The EIC is currently undergoing a substantial expansion in capability and scope. The upgraded facility will provide an extensive range of energy storage research and development capabilities, ranging from raw materials for batteries through to recycling and ‘second life’ applications for post-use cells. The unique facilities encompass fundamental research through to industrialisation, accelerating the development of new technologies, products and associated manufacturing processes across multiple sectors, all from one location.

The expansion of the EIC has been funded through the Energy Research Accelerator, supported by Innovate UK. WMG leads the Integrated Energy (I-ERA) portion of this £120m project, enabling the UK to push the boundaries of energy innovation.

ERA Research at WMG will support innovation and growth in the automotive sector, by enabling technologies in energy storage and energy machines, drives and systems. Particular areas of focus include new battery chemistries, electromechanical behaviour, second-life applications, supercapacitors and high-rate chemistries.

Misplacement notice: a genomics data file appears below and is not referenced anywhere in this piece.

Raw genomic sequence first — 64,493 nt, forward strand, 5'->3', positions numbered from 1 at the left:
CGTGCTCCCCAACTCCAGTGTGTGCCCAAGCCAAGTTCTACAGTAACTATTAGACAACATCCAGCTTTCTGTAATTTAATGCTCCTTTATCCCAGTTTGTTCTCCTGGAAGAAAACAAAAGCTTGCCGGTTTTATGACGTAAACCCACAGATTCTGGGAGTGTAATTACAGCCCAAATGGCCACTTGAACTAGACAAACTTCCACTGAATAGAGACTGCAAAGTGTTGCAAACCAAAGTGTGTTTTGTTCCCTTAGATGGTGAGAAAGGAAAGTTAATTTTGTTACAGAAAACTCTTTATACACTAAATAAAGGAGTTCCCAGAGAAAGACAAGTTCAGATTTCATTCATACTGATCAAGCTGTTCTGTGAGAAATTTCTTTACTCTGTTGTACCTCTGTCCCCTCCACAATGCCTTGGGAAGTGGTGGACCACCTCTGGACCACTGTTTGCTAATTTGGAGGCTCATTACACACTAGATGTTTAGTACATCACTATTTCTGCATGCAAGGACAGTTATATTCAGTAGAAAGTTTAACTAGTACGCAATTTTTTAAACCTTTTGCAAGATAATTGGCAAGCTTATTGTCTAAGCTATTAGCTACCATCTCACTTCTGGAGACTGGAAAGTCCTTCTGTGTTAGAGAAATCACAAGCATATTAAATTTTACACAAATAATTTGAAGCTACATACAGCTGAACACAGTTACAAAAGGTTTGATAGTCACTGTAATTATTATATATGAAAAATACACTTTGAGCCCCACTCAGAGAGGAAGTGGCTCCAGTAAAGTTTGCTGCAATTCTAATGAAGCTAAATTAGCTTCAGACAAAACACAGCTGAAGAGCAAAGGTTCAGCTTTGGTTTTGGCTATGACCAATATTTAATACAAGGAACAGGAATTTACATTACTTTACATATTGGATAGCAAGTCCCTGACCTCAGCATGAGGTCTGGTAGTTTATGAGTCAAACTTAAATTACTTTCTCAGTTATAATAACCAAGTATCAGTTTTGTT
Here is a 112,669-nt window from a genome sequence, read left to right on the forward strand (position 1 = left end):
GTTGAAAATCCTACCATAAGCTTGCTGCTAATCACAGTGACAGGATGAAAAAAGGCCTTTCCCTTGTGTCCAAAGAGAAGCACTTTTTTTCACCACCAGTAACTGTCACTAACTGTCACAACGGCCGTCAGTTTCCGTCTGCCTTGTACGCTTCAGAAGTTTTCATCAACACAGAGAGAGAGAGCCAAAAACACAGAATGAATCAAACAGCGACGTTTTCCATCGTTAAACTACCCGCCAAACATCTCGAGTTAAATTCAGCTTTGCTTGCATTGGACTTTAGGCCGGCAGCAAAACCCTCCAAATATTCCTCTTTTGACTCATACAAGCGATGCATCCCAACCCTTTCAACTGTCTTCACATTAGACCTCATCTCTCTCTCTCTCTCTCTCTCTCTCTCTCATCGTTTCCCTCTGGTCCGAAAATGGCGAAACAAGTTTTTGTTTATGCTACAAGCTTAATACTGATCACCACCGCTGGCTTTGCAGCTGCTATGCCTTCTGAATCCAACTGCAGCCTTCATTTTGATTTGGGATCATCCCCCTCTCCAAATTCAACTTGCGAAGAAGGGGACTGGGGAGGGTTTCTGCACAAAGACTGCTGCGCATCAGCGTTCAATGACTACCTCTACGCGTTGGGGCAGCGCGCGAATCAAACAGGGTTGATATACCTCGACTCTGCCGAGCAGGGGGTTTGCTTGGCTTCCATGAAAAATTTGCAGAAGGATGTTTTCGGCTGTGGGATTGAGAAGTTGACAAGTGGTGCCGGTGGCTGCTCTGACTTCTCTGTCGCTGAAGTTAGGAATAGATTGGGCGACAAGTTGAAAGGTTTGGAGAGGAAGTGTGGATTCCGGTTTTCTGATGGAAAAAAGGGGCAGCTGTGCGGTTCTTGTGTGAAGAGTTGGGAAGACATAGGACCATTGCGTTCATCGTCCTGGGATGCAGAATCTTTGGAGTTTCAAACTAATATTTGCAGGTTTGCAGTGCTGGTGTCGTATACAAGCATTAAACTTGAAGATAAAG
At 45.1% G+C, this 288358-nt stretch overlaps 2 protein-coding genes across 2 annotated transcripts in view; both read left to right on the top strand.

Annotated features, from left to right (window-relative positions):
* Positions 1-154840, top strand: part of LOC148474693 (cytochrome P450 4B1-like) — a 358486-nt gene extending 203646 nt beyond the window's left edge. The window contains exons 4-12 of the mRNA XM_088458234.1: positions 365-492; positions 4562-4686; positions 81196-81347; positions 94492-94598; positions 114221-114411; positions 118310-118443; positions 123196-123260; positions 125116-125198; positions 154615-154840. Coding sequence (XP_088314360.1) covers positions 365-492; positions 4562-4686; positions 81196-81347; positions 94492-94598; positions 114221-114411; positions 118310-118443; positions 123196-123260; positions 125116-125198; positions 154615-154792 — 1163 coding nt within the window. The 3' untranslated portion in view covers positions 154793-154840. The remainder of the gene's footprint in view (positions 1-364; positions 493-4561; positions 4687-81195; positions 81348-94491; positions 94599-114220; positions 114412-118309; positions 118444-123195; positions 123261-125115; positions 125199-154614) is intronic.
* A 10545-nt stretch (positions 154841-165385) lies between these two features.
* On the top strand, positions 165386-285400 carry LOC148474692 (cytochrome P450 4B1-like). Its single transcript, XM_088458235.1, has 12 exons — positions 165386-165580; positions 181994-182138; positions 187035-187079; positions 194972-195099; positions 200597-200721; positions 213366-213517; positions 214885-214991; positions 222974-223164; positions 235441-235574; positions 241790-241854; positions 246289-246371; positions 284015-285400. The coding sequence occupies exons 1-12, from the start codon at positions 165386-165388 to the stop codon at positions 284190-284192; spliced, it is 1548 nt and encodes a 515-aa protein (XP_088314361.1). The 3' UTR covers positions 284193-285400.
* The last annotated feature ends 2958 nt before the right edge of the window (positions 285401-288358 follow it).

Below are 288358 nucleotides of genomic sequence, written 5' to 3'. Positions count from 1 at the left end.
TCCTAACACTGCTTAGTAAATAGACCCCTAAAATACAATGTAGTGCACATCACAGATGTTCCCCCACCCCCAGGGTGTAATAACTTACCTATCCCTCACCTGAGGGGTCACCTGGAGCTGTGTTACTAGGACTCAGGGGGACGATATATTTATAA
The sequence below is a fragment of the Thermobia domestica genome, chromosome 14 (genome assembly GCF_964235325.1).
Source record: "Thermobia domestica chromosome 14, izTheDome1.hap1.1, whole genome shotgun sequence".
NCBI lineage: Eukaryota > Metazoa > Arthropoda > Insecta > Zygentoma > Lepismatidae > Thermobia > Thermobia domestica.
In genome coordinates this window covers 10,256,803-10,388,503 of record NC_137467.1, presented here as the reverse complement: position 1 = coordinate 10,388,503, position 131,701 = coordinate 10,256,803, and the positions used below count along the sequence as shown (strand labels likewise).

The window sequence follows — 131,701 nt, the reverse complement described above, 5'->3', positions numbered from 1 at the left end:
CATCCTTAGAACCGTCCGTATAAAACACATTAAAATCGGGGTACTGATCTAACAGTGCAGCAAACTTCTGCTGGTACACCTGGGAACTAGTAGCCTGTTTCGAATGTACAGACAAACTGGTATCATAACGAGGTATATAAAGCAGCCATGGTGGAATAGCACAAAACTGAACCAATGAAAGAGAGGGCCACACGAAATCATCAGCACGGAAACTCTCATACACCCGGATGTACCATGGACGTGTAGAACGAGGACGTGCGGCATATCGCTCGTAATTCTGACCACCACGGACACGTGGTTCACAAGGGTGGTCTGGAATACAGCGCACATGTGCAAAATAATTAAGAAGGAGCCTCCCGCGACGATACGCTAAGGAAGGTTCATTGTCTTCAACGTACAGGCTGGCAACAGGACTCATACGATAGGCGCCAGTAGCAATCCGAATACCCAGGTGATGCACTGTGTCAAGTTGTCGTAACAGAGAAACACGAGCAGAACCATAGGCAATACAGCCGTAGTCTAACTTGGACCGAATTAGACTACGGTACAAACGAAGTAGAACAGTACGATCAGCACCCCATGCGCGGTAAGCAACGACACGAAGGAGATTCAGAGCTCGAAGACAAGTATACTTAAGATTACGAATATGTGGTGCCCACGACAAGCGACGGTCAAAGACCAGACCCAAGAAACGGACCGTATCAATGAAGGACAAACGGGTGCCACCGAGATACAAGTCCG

Professor Dave Greenwood, Professor of Advanced Propulsion Systems at WMG, who leads the energy storage research team, sees the key challenges within the energy storage and management industry as “reducing battery cost, increasing energy density, reducing development time through accelerated testing and better predictive models, and doing all this without impact on safety and durability.

“As manufacturing capacity becomes challenged in the short to medium term, battery costs could level out for a time, allowing incremental improvements in Li-ion energy density. Over time, many more electric and plug-in hybrid vehicle models will become available to consumers.”

To learn more about the research, and how WMG could assist you in bringing new and improved products to market, contact [email protected].


WMG will be exhibiting on stand 107 at The Battery Show Europe.